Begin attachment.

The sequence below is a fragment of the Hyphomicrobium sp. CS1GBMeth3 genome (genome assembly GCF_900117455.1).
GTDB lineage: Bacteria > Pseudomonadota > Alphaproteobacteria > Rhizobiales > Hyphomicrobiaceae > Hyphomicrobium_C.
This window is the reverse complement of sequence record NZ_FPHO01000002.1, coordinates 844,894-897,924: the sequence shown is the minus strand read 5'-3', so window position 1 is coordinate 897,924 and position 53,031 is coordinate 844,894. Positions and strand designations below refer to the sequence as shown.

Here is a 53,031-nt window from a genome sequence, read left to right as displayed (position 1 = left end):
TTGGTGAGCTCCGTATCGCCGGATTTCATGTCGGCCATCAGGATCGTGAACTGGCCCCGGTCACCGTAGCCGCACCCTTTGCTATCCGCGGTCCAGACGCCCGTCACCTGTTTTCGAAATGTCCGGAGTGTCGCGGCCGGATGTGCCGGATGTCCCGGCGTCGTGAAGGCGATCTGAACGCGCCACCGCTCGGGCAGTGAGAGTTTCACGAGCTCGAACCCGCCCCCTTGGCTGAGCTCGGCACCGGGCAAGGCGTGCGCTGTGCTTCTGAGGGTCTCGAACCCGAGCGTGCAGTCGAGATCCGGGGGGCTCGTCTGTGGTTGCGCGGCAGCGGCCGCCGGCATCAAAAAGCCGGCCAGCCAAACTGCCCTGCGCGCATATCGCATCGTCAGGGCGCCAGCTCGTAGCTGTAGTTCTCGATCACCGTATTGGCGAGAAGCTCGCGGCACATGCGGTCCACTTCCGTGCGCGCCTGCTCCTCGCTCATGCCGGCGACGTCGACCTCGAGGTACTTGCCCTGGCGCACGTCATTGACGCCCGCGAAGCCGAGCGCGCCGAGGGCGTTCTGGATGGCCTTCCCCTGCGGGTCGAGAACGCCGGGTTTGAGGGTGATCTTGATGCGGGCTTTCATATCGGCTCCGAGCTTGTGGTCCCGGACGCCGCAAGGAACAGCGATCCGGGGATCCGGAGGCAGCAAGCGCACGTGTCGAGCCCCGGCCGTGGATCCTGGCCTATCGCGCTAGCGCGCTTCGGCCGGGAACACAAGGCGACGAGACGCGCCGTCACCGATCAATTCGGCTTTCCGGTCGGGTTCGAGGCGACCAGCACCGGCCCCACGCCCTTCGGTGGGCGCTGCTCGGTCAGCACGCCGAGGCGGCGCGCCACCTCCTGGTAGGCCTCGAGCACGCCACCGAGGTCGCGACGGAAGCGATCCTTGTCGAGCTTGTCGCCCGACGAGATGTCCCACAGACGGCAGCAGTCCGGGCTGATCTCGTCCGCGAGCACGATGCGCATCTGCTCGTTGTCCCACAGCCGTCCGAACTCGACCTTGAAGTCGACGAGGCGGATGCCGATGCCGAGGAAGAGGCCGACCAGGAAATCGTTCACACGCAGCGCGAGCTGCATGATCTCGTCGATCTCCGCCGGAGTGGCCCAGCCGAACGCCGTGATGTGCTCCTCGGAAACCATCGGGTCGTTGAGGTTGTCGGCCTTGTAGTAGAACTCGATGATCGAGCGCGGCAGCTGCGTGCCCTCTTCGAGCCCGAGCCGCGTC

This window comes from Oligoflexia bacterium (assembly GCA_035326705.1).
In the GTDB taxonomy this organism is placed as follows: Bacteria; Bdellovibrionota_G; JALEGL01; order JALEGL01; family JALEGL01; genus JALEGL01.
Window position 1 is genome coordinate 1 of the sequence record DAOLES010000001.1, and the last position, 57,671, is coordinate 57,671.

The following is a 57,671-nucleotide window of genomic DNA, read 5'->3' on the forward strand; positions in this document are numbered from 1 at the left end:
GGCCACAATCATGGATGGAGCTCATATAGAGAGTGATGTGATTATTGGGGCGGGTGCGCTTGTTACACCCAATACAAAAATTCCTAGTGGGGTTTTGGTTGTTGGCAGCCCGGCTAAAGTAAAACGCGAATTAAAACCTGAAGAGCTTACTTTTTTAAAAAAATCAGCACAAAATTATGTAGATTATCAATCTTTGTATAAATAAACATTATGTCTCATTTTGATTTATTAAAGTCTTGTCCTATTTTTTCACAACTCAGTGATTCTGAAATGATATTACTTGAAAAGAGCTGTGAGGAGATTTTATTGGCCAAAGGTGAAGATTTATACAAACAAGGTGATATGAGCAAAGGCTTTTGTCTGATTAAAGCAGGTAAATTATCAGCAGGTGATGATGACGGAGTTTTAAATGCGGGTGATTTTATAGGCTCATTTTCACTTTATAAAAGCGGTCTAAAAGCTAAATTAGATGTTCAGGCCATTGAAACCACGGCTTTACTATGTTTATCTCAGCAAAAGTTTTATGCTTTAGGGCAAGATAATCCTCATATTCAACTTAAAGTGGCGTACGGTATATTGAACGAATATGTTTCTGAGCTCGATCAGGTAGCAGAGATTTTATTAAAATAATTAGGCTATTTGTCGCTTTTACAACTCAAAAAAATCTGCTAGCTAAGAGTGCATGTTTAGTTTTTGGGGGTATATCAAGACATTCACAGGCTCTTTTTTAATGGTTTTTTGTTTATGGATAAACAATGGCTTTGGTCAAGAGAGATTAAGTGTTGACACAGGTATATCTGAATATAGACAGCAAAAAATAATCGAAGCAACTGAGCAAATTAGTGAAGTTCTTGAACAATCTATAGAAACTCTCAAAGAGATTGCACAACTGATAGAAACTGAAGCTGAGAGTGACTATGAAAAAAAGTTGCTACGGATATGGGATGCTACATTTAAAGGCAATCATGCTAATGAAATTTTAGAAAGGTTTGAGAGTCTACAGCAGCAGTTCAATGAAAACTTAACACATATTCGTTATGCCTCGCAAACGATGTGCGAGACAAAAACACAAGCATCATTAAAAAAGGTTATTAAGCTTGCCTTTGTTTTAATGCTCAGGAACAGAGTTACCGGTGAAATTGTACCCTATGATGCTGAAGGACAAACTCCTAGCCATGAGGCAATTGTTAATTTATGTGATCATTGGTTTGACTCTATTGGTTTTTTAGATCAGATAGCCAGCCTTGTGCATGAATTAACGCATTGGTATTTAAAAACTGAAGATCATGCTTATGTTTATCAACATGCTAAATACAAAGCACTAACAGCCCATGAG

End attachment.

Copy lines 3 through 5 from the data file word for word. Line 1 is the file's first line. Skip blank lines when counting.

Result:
This window is the reverse complement of sequence record NZ_FPHO01000002.1, coordinates 844,894-897,924: the sequence shown is the minus strand read 5'-3', so window position 1 is coordinate 897,924 and position 53,031 is coordinate 844,894. Positions and strand designations below refer to the sequence as shown.

Here is a 53,031-nt window from a genome sequence, read left to right as displayed (position 1 = left end):
TTGGTGAGCTCCGTATCGCCGGATTTCATGTCGGCCATCAGGATCGTGAACTGGCCCCGGTCACCGTAGCCGCACCCTTTGCTATCCGCGGTCCAGACGCCCGTCACCTGTTTTCGAAATGTCCGGAGTGTCGCGGCCGGATGTGCCGGATGTCCCGGCGTCGTGAAGGCGATCTGAACGCGCCACCGCTCGGGCAGTGAGAGTTTCACGAGCTCGAACCCGCCCCCTTGGCTGAGCTCGGCACCGGGCAAGGCGTGCGCTGTGCTTCTGAGGGTCTCGAACCCGAGCGTGCAGTCGAGATCCGGGGGGCTCGTCTGTGGTTGCGCGGCAGCGGCCGCCGGCATCAAAAAGCCGGCCAGCCAAACTGCCCTGCGCGCATATCGCATCGTCAGGGCGCCAGCTCGTAGCTGTAGTTCTCGATCACCGTATTGGCGAGAAGCTCGCGGCACATGCGGTCCACTTCCGTGCGCGCCTGCTCCTCGCTCATGCCGGCGACGTCGACCTCGAGGTACTTGCCCTGGCGCACGTCATTGACGCCCGCGAAGCCGAGCGCGCCGAGGGCGTTCTGGATGGCCTTCCCCTGCGGGTCGAGAACGCCGGGTTTGAGGGTGATCTTGATGCGGGCTTTCATATCGGCTCCGAGCTTGTGGTCCCGGACGCCGCAAGGAACAGCGATCCGGGGATCCGGAGGCAGCAAGCGCACGTGTCGAGCCCCGGCCGTGGATCCTGGCCTATCGCGCTAGCGCGCTTCGGCCGGGAACACAAGGCGACGAGACGCGCCGTCACCGATCAATTCGGCTTTCCGGTCGGGTTCGAGGCGACCAGCACCGGCCCCACGCCCTTCGGTGGGCGCTGCTCGGTCAGCACGCCGAGGCGGCGCGCCACCTCCTGGTAGGCCTCGAGCACGCCACCGAGGTCGCGACGGAAGCGATCCTTGTCGAGCTTGTCGCCCGACGAGATGTCCCACAGACGGCAGCAGTCCGGGCTGATCTCGTCCGCGAGCACGATGCGCATCTGCTCGTTGTCCCACAGCCGTCCGAACTCGACCTTGAAGTCGACGAGGCGGATGCCGATGCCGAGGAAGAGGCCGACCAGGAAATCGTTCACACGCAGCGCGAGCTGCATGATCTCGTCGATCTCCGCCGGAGTGGCCCAGCCGAACGCCGTGATGTGCTCCTCGGAAACCATCGGGTCGTTGAGGTTGTCGGCCTTGTAGTAGAACTCGATGATCGAGCGCGGCAGCTGCGTGCCCTCTTCGAGCCCGAGCCGCGTC